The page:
Thursday, April 17, 2008

Those Scary Cows

For playgroup today we headed out to Thanksgiving Point to play on the farm. Heather has a pass and any guests that she takes get in for half price, which was really nice for everyone who came!

When we came through the barn we immediately headed towards the nearest animal: cows. And of course, since there was a little baby calf we all crowded around it. It was a rather friendly and curious calf, staying close by the fence and poking its little head through to greet all the children. Rachel usually likes animals. She squeals with delight whenever she sees a puppy or kitty and loves to touch them or have them bark at her. The cow, however, was a little too scary for her.

I tried putting her close to the fence so that she could look at the cow, and touch it (if she wanted), but she just stuck her little bum out and put her arms straight in front of her, rather defensively. She kept scuttling away from the cow, trying to get back into my arms, all the while letting off nervous giggles. She wouldn't touch the fence, she wouldn't stand up. She was so scared, petrified might be a better word choice, she was almost shaking.

She just takes after her Great Grandma Conrad, I suppose. Poor Grandma had a hard life. You see, she, too, was afraid of cows. Now, ordinarily this wouldn't cause too much of an issue, but Grandma grew up on a dairy farm so it was kind of a big deal. She heard once that you could communicate with animals, so she started talking to them while she was out doing her chores. She would look the cow in the eyes and say firmly, "You don't want to come over here." And for the most part the cows listened and left her alone. Of course, cows were never really known for being very social...or aggressive. Mostly they just sit around and chew their cud and give milk.

But I suppose everyone has to be afraid of something. And cows are really big, I'll give you that!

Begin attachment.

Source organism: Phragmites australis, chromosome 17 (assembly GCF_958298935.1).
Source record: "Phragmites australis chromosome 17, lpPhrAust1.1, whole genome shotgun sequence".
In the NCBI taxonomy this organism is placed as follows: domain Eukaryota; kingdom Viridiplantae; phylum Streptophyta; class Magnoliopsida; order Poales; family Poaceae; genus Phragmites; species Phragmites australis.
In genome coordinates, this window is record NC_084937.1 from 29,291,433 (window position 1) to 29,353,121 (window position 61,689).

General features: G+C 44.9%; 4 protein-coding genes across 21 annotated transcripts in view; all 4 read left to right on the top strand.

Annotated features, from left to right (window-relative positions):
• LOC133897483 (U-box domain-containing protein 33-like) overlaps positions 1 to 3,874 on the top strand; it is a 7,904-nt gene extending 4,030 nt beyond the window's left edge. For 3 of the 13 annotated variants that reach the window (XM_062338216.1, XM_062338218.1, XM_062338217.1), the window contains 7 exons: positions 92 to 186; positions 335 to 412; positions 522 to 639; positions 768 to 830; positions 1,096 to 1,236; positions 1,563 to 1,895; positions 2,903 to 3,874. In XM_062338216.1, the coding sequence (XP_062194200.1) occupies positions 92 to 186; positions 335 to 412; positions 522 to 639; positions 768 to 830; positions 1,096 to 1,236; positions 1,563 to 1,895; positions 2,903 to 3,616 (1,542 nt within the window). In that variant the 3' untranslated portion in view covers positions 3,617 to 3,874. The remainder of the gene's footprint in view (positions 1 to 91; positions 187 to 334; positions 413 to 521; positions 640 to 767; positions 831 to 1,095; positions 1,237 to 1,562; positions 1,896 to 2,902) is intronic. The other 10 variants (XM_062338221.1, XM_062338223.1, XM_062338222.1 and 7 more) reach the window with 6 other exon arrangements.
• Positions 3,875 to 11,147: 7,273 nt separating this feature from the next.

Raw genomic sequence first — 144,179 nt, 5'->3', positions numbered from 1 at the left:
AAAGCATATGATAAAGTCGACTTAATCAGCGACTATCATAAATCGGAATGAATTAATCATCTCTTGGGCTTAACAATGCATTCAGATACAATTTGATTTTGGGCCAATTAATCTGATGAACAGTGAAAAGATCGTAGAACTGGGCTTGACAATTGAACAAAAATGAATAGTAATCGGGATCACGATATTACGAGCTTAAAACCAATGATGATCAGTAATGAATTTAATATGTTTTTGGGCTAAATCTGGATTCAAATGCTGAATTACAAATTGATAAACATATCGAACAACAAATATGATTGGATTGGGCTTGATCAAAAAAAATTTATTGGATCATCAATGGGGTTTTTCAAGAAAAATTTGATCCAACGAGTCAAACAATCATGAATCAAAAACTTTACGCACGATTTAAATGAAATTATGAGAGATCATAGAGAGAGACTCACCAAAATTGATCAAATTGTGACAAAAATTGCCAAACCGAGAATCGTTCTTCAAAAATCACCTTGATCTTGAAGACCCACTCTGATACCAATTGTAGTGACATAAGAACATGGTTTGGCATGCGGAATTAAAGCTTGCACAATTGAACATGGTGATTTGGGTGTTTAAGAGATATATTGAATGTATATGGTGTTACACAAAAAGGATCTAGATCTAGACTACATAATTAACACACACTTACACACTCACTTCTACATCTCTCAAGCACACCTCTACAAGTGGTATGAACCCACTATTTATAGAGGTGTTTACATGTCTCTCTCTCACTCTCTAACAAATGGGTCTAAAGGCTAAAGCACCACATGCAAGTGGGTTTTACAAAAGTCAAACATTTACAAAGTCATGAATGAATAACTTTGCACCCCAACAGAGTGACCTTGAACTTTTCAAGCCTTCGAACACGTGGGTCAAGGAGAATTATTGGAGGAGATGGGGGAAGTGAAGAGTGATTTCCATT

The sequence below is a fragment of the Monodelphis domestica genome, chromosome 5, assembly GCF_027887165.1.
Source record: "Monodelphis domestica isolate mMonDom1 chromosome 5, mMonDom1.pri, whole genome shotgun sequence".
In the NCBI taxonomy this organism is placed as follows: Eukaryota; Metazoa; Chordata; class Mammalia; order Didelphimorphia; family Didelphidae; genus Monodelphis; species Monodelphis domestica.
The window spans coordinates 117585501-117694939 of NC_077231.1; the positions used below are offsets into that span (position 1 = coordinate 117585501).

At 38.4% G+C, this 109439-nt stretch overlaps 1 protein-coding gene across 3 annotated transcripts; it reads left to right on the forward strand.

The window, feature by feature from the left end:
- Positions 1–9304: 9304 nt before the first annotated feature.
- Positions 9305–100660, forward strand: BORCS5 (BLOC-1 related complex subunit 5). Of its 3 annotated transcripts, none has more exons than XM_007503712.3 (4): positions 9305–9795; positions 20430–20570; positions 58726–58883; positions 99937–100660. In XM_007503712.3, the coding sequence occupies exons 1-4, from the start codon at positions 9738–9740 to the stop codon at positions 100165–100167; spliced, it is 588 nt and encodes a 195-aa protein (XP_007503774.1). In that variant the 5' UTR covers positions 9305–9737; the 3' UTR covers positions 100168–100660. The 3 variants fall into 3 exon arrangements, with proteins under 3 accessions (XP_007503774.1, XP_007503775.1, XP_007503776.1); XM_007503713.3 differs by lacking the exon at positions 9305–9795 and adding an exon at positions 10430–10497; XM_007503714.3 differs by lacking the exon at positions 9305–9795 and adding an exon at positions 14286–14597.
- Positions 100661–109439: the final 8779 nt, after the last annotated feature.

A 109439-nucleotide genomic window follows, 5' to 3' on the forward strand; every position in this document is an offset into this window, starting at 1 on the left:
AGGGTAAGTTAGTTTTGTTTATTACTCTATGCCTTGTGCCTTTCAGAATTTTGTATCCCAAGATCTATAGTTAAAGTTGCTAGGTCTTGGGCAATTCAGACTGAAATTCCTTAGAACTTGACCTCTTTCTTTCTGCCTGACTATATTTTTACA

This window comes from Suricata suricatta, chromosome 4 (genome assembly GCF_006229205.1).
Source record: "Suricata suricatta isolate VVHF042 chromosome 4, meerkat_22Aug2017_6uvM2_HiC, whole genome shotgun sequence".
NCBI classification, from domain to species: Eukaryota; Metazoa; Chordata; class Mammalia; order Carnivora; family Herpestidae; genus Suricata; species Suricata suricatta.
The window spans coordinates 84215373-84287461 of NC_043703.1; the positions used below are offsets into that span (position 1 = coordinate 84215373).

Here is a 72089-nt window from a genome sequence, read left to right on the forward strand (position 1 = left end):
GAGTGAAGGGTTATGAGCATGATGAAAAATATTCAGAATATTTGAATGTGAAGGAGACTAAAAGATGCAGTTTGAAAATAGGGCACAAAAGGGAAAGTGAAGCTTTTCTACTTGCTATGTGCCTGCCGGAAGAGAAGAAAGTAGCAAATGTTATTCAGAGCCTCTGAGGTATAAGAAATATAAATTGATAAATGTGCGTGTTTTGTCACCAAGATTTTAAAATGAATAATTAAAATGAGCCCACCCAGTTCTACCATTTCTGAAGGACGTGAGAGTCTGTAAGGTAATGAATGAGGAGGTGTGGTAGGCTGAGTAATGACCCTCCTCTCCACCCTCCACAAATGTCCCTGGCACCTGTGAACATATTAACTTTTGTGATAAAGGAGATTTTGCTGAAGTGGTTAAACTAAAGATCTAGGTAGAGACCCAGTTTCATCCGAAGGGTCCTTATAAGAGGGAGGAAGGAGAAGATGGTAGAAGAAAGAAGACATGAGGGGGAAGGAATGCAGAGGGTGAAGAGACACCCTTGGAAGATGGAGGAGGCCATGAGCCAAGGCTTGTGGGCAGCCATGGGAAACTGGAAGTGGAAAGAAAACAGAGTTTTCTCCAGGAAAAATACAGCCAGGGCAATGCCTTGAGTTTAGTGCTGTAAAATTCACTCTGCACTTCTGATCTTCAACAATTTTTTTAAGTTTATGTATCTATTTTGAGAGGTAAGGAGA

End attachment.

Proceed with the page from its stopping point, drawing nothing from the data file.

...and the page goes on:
She was a little leery of the llama as well, but she started to warm up to things after we'd been there a while. She got used to the fact that everything there was several times her size, excluding for the pygmy goats (two little kids were born recently and they are so adorable!).

Rachel liked the sheep but she wouldn't go up to their pen until they went to see some visitors on the other side. Then she waltzed right up and grabbed onto the gate like she was the bravest girl in the world, which everyone might have believed had she not flipped out when the sheep came back.

Rachel and sheep

The goats were much easier for her to admire because of the link-type fencing that they had attached to the rails. I think she recognized that there was no possible way for the goats to get her.

After we had lunch we went on a wagon ride, which I'm sure Rachel would have thoroughly enjoyed if she hadn't been sleeping the whole time. She fell asleep during lunch and napped right through the wagon ride, which was fine with me since it was well into the afternoon by this time and she hadn't taken a nap yet.

A couple of huge Belgians pulled the wagon, each one of them weighing close to a ton! In my opinion horses are much scarier than cows. Not only are they several hundred pounds heavier than a common dairy cow, they are a lot more curious about people. As a general rule, if you don't bother a cow, it won't bother you. The same thing cannot be said of horses. They are much more high maintenance than cows are, always wanting treats and to be brushed and other such things. They seek out company.

I don't know about you, but it's much scarier for me to have a 2000 pound animal sniffing me for treats than it is to have a 1200 pound animal lazing about in a field. Not that I'm really afraid of's just that being afraid of a horse makes more sense to me.

Rachel, however, doesn't seem to agree with me. She thought the horses were much cooler than the cows, even though they were sticking their heads over the fence and socializing. One of these huge horses even licked one of the twins' head (I don't recall which one).

Before we headed back into the barn to learn and play some more, I took some pictures of Rachel with the tulips. Thanksgiving Point also does a little tulip festival, which we haven't gone to, and I think that this little bed of tulips was supposed to be an advertisement of sorts for that. Rachel thought they were very pretty.


  1. Oh, wow... I can see blue sky and sunshine! What a novel sight. I'm beginning to get desperate over here.

  2. Yeah, we were beginning to get pretty desperate over here ourselves. It snowed again the day before last--what's up with that?

  3. I think it's funny that you paid money to go to a farm! We could do that for free up here next time ;D

    She sure is cute though!

  4. Well, we're city slickers now...I guess. That's what folks do in the city--pay money to smell cow manure.

    And to think you can get that for free...